Review: Did Steven Soderbergh and Clive Owen just end ‘The Knick’?

“The Knick” just ended its second season in a way suggesting it could very easily be the series finale, but maybe it won't be. Spoilers for the finale, plus Cinemax's statement on where things stand for the show's potential future, and a few thoughts on season 2 as a whole, coming up just as soon as I can't look at encased meats the same way anymore…

“This is it. This is all we are.” -Thack

So, late in the finale, Clive Owen's Dr. John Thackery, gripped with guilt over the death in surgery of his lover, and overconfident as always due to his habitual cocaine usage, insists on his most macabre stunt to date: performing surgery on himself (a bowel resectioning, no less), while anesthetized only with more cocaine. Unsurprisingly – except in the context of Owen being the star of the show, and so much of the action and drama revolving around Thack's latest shenanigans – the self-surgery goes terribly, Thack nicks (pardon the pun) his own aorta, and appears on the verge of death when his protege Bertie Chickering runs in and jams an adrenaline needle into his heart, “Pulp Fiction”-style, and…

… nothing. We cut from the needle going in to the surgical suite hours (or days) later, scrubbed clean, and then Thack's deputy, Dr. Algernon Edwards – his own surgical career virtually over due to recurring damage to his optic nerve from getting in one too many fights – proposing that he take up Thack's pet project of finding a cure for drug and alcohol addiction, suggesting he owes Thackery at least that much.

The implication is that Thackery has died. While the finale leaves certain stories in some state of flux – Will Barrow's prostitute girlfriend run off with all his money now that he's foolishly given her power of attorney? Will Cornelia ever prove that her brother Henry murdered their father and has been responsible for letting plague patients past customs inspectors? Will the former Sister Harriet ever figure out that Cleary destroyed her life and career so she would marry him? Will anyone finally give smug racist Gallinger the pummeling he so richly deserves? – Thack and Edwards were the show's most important, and most vital, characters, and one is either dead or badly injured (and his participated in such a public fiasco that it's hard to imagine his medical career continuing even in event of a full recovery), while the other is physically incapable of doing the job.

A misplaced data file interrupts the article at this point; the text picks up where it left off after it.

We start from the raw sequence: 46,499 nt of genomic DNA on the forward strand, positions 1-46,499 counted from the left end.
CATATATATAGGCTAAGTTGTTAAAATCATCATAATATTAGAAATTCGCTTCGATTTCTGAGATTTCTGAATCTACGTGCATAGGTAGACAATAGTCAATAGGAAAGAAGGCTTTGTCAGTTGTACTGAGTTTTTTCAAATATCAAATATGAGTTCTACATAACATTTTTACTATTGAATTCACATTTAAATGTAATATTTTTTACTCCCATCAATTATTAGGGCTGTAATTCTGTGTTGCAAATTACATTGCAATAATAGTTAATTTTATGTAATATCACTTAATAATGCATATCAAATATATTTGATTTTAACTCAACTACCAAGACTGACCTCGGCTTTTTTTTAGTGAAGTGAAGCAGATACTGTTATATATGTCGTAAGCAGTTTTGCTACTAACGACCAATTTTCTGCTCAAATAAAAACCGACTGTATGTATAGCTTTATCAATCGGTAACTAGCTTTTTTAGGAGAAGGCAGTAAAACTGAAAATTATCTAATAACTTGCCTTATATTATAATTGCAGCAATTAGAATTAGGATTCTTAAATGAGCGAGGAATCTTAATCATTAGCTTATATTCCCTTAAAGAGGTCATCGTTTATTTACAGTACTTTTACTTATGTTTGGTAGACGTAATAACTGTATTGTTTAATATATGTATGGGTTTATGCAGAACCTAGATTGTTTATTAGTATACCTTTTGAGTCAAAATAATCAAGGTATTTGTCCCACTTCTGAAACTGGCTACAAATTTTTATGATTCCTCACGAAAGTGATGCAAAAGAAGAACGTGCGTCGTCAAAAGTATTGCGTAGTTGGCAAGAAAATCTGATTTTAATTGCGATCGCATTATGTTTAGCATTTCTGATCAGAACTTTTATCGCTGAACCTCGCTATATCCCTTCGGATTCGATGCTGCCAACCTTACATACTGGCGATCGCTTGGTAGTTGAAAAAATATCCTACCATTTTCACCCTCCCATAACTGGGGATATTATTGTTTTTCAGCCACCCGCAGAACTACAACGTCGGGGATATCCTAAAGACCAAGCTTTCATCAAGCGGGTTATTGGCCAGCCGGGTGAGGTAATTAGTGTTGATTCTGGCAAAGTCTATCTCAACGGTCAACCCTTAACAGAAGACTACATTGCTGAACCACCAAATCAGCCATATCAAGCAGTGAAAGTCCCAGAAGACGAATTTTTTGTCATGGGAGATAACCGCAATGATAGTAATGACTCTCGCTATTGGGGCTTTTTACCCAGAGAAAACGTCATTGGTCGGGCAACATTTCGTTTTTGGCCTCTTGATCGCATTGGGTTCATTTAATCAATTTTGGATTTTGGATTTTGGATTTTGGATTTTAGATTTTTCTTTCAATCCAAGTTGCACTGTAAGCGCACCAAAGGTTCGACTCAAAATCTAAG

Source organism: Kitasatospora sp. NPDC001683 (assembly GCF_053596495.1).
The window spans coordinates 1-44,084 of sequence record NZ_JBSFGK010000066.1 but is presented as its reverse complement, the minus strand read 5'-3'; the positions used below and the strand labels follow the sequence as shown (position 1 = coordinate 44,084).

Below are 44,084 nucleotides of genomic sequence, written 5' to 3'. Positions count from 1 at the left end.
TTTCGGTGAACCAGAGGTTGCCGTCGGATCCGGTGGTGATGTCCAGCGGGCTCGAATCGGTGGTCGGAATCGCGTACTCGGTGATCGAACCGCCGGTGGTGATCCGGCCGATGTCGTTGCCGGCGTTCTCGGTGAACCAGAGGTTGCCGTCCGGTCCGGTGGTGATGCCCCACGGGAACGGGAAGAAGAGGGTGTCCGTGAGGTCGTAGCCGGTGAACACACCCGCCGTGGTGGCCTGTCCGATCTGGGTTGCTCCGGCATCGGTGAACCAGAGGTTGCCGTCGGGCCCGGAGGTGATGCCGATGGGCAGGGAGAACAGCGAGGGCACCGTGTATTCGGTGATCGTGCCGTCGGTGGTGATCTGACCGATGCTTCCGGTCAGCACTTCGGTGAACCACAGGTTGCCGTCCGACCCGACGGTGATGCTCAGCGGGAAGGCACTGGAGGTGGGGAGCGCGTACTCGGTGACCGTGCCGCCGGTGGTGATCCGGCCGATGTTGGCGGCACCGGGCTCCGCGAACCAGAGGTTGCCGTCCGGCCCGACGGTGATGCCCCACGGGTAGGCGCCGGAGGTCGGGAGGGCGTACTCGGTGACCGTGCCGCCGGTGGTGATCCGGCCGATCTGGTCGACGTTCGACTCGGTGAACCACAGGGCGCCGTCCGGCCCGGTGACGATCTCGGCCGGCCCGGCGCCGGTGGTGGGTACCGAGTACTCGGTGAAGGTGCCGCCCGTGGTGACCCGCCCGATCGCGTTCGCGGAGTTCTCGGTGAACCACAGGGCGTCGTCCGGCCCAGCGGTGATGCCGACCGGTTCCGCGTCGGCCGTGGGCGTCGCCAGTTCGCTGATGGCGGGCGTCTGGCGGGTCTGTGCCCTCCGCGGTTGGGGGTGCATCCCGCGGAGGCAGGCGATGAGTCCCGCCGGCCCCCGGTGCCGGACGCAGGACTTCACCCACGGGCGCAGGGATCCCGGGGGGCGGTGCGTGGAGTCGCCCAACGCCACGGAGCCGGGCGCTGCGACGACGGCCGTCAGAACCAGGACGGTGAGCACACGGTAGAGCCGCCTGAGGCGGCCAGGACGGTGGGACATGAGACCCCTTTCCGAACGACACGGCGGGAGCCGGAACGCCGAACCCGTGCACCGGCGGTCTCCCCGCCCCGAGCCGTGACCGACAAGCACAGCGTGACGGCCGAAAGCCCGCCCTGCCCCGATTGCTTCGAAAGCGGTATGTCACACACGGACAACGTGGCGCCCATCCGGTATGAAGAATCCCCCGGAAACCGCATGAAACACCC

To borrow a line quoted by a cable  drama that definitively ended this year, is that all there is?

Cinemax has no official comment on where things stand with either the show itself or Clive Owen's participation in it – though Owen did a few interviews this week and may have been definitive in one of them – but did put out this statement:

Cinemax has been in conversations with Steven Soderbergh on how we might continue with “The Knick.”  When first conceived, the series was always meant to be presented in a two-year story arc, and Steven has been meeting with the writers to discuss how to proceed.

As I've written before, “The Knick” is a triumph of direction above everything else. There are some excellent performances (Eve Hewson's gotten to do some really good work this season as Lucy has learned to harness the power of her sexuality), and some of the stories go to really interesting places, but the plots are paced oddly, and anything not involving at least one of Thack, Edwards, or Lucy (particularly anything involving Barrow's money problems and scheming) can often feel like filler. But Soderbergh's visual choices are so striking that they render much of the show's narrative wobbliness irrelevant. Directing (and shooting and editing) every episode each season must be tiring, even given how quickly Soderbergh works. Maybe he needs a break, or maybe this really was viewed as a two-season experiment all along, with Soderbergh trying out a different TV project next, or just taking time off and coming back in a couple of years with a “Knick” reboot set a few decades into the hospital's future, with different characters and different kinds of disgusting primitive surgery.

All I know is that I'll be watching it if he's directing it.

What does everybody else think? Would you want the show in this form to continue without Thack? How do you feel season 2 compared to season 1?